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Hank CampbellRSS Feed of this column.

I'm the founder of Science 2.0®.

A wise man once said Darwin had the greatest idea anyone ever had. Others may prefer Newton or Archimedes. Probably no one ever said the WWW or Science... Read More »

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Science Left Behind, a book I co-authored in 2012 with Dr. Alex Berezow, covered the ways that anti-science beliefs had become mainstream among political progressives in the United States. 

It addressed dozens of topics but the three biggest ones denied by progressives (along with a few fellow liberals and Democrats) were the findings that anti-vaccine, anti-biology and anti-energy science positions were overwhelmingly left.

Dr. Francis Collins, Director of the National Institutes of Health, has a $29 billion per year budget, which dwarfs the National Science Foundation and NASA - combined.

You'd think for all that money they could have done a lot to create an Ebola vaccine before the crisis was all over the pages of The New York Times. But it seems they need just a little more. Dr. Collins says they have been working on a vaccine since 2001 but haven't been able to complete it because of a "10-year slide" in funding.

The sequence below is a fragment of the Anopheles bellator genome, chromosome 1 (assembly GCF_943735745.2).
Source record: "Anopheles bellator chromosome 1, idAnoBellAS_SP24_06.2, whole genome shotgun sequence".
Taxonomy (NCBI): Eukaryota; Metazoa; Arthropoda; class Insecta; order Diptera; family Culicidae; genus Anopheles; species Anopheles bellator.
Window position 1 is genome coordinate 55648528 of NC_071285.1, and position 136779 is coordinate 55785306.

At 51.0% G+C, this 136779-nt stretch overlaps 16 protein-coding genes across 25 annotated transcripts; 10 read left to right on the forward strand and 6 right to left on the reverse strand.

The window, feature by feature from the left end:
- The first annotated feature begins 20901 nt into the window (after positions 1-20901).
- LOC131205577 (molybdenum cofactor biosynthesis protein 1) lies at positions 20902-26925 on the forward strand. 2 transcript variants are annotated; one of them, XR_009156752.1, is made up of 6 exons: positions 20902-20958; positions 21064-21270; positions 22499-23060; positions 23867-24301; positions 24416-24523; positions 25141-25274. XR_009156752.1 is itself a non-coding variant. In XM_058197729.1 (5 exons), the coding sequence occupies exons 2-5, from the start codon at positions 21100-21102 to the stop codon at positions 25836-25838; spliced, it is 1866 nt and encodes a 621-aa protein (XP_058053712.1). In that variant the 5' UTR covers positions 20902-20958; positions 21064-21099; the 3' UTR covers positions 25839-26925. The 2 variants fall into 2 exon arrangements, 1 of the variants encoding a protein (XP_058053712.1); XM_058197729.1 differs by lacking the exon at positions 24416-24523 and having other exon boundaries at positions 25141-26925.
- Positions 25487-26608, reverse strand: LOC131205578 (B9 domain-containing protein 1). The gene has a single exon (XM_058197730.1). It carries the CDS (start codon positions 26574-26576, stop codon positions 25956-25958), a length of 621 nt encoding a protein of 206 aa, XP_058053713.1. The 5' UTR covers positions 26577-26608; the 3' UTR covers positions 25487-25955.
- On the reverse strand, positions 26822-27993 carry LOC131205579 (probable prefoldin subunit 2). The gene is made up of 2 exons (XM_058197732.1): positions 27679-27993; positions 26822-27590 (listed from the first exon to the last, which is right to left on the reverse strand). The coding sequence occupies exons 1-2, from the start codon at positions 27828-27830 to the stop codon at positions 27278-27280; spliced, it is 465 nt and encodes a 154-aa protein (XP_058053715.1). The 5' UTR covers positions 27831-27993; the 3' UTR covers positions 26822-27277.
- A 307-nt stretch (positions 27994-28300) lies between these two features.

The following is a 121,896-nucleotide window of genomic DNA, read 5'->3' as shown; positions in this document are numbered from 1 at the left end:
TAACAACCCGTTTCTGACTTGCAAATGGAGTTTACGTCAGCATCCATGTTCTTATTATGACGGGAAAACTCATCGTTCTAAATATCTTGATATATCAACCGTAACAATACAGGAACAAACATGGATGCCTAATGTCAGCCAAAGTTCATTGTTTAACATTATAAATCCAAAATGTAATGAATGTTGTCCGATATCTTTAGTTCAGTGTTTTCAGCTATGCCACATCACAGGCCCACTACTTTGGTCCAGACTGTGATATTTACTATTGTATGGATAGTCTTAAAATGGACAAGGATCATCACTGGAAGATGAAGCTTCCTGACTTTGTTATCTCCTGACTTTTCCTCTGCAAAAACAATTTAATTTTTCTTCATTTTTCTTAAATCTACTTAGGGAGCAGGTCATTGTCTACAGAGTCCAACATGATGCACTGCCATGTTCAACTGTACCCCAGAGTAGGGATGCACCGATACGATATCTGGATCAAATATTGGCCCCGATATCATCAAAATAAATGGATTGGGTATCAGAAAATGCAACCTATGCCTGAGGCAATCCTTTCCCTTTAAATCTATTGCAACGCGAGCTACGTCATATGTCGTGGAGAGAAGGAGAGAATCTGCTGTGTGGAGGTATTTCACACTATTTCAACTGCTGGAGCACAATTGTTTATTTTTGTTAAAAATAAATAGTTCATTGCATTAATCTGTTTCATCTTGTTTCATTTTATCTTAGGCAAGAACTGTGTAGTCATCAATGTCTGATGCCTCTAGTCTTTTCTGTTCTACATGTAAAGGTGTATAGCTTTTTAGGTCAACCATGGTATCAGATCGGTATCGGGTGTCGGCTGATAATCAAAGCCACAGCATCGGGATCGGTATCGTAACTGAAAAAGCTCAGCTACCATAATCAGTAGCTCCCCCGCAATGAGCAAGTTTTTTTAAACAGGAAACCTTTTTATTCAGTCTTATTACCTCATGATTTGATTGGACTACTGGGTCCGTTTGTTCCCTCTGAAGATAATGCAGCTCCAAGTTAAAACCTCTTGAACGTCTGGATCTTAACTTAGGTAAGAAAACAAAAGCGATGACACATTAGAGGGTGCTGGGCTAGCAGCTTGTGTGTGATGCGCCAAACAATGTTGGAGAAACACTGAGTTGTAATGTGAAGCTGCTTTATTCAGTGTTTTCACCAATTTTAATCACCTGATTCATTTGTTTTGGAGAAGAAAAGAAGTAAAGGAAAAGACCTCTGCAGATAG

A recent genome-wide meta-analysis has identified a biological commonality among 120,000 regular coffee drinkers - 6 new genetic variants related to caffeine metabolism, lipid and glucose metabolism, and its psychoactive effects, found among about 2.5 million variants in the genome.
Some people are so obsessed with their food it smacks of zealotry. They might eat only a certain kind of fish cooked on a certain piece of wood. 

They might even believe that they can taste the difference between a strawberry processed at an organic farm and one processed at a conventional one. 

When it becomes truly bizarre, it affects family and friends. Writing at Genetic Literacy Project I discuss people who are on an obsessive quest for health perfection, to an extent that they fetishize their food process.
Canada, which has roughly 1,500 vials of an ebola vaccine called VSV-EBOV, has offered 1,000 vials to the World Health Organization and said the rest would be used for upcoming clinical trials in 5 locations: two in the United States, and one each in Germany, Switzerland and a non-Western-African country that isn't battling ebola.  
Credit: Millionaire Chess tournament

When I was a kid, no one outside Texas played Texas Hold 'Em. We played Stud, we played Draw, we played Liar's, but not Hold 'Em.

Like Esther Williams movies and organic food, some things just make their way into pop culture and there is no rational reason why. Texas Hold 'Em is now the most popular card game in the country, every month or so our neighborhood gets together at one of our homes and puts in 20 bucks each and we go at it.